My long love affair with the American passionflower, Passiflora incarnata, started when I was a little kid. When I was visiting my grandparents in Kansas, my grandpa brought me home some of these gourds that he found while out helping his farmer friend bring in the cattle. They didn’t dry well. Later, I found the stunning, bizarre purple flowers when riding my bike, and looked them up and learned about them. I picked the fruits and ate them, juiced them, and made them into jelly. The most amazing jelly I ever made was wild elderberry, with passionfruit juice substituted for the lemon. YUM.
When I was grown up and had my own house, I discovered the many, many kinds of passionflowers that were available at plant nurseries, and I’ve raised, or at least attempted, over a dozen species and varieties. Only a few stuck with me, more because of Dallas’s beastly hot summers, than for the winter cold. For a couple of years, I had a good stand of the wild type, and enjoyed both their flowers and fruit. The others that I kept going for some years were P. caerulea and P. x Constance Elliott.
When we moved to the new house, I was happy to see that it already has some small P. lutea plants – these produce a tiny green-yellow flower, but they’re cool. I wanted to install some P. incarnata, though – and they’re not a plant you usually find in the nursery, so that meant a wander with a shovel.
I have often seen them on roadsides, and it’s an easy location to visit with a shovel and a bag. They don’t get a chance to climb upward much, but they ramble sidelong like boysenberries. I had thought I saw some when I was going from Old House to New House, but it’s in an inconvenient place to stop. Today, I got my little shovel and some bags, and went visiting.
I ended up with about fifty plants, and a pound and a quarter of fruit. I could have dug thousands without even putting a dent in the huge colony – the main limit was the number I could reasonably foresee taking care of. The plants spread by underground runners, and they are designed such that the plant breaks off if pulled; by digging and then then turning them out, you get a tuber with the top growth. These almost invariably grow, and are much more reliable and faster than cuttings.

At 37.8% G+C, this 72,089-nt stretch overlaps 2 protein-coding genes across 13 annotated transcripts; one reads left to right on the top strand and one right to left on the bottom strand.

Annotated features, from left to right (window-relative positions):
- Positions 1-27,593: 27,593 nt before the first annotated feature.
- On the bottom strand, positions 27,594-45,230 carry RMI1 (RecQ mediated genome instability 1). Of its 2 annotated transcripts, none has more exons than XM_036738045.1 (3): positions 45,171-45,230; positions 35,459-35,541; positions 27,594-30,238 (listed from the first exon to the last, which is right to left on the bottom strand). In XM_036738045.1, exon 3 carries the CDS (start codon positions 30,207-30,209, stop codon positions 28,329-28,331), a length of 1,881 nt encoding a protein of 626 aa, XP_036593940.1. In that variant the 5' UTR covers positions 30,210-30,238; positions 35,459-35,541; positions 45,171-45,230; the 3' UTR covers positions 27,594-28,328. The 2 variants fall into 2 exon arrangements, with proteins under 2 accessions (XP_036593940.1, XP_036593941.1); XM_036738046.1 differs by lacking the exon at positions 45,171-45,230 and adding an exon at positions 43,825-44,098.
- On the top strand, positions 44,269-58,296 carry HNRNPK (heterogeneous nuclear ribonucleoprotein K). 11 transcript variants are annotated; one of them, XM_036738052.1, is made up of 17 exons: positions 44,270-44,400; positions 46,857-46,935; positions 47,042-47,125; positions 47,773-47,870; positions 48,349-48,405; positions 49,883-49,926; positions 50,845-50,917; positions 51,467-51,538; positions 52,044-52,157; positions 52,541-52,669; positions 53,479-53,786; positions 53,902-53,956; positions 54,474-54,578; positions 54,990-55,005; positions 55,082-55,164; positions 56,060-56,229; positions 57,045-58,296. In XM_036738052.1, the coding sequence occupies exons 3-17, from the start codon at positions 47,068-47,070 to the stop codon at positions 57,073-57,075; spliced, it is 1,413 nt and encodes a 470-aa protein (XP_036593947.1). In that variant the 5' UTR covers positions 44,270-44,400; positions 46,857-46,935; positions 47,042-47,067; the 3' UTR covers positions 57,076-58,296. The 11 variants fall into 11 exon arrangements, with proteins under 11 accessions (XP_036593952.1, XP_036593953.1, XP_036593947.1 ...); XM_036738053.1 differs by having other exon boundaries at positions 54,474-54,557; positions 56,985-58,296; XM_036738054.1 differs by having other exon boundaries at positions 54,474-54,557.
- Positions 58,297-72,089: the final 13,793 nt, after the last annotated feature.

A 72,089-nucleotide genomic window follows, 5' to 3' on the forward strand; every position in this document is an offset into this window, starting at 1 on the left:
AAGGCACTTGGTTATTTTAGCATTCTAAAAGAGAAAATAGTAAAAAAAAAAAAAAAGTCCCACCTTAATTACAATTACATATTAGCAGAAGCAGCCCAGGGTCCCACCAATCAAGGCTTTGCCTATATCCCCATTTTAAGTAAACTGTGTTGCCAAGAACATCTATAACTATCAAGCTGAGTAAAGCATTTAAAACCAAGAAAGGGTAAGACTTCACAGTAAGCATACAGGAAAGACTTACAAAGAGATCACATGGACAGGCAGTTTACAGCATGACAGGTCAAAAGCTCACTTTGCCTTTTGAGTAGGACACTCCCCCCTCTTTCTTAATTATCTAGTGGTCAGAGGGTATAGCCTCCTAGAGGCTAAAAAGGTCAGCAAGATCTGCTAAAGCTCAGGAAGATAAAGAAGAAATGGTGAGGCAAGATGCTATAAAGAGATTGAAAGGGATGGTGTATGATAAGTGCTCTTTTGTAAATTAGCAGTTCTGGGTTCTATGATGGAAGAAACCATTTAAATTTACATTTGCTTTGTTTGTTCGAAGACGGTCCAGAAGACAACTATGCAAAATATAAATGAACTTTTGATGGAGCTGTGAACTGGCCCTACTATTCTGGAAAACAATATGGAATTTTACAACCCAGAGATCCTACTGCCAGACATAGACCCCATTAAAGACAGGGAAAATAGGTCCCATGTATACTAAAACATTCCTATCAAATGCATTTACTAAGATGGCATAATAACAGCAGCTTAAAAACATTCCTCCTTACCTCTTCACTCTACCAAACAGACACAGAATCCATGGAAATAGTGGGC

The fruit, when full-sized, are roughly the size of hen’s eggs. This batch had a lot of small fruit, I think because the hillside had been mowed and it set the plants back. They are certainly tasty, though! These should not be allowed to wrinkle as much as the tropical variety; they will rot. They drop from the vine when ripe, so instead of picking them, I would lift and gently shake sections of vine. What falls, is mine.
I’ve read (somewhere) that the fruit got its name from the fact that the vines would pop out of the ground in late spring. They’re a hardy herbaceious perennial, coming back from the root every year. Anyone who has harvested them, knows that the real reason for the name, is that you almost invariably tread on some of the fruit, and they make a little bang as they burst.
Inside, they are not quite as gooey as the tropical version. The seed capsules are quite distinct, and if you don’t press them, you can handle them almost like pomegranate. They’re DELICIOUS. To say that the flavor is tropical, with hints of pineapple and banana, is like saying that garlic is like onion with a spicy aroma. But you get the right idea.
The seeds are quite hard and brown-black like iron, with little dimples. They don’t start as easily from seed as from roots, but they’re easier to share. After I got home and took pictures, I walked the neighborhood, eating the fruit and spitting the seeds on every vacant lot. Call me Johnny Passionflowerseed.
Let me know if you want some seeds – I’m going to have BUNCHES.